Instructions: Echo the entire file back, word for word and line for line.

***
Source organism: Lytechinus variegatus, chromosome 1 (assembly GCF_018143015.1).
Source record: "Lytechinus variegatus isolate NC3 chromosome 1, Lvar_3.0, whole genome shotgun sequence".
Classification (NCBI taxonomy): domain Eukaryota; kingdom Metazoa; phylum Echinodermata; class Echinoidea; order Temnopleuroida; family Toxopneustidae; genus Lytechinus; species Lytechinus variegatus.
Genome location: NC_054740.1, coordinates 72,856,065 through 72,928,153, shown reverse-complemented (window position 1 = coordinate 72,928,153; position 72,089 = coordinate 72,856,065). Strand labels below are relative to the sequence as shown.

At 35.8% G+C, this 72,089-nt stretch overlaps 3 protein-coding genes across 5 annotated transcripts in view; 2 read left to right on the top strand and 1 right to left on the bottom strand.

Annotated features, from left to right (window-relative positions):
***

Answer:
Source organism: Lytechinus variegatus, chromosome 1 (assembly GCF_018143015.1).
Source record: "Lytechinus variegatus isolate NC3 chromosome 1, Lvar_3.0, whole genome shotgun sequence".
Classification (NCBI taxonomy): domain Eukaryota; kingdom Metazoa; phylum Echinodermata; class Echinoidea; order Temnopleuroida; family Toxopneustidae; genus Lytechinus; species Lytechinus variegatus.
Genome location: NC_054740.1, coordinates 72,856,065 through 72,928,153, shown reverse-complemented (window position 1 = coordinate 72,928,153; position 72,089 = coordinate 72,856,065). Strand labels below are relative to the sequence as shown.

At 35.8% G+C, this 72,089-nt stretch overlaps 3 protein-coding genes across 5 annotated transcripts in view; 2 read left to right on the top strand and 1 right to left on the bottom strand.

Annotated features, from left to right (window-relative positions):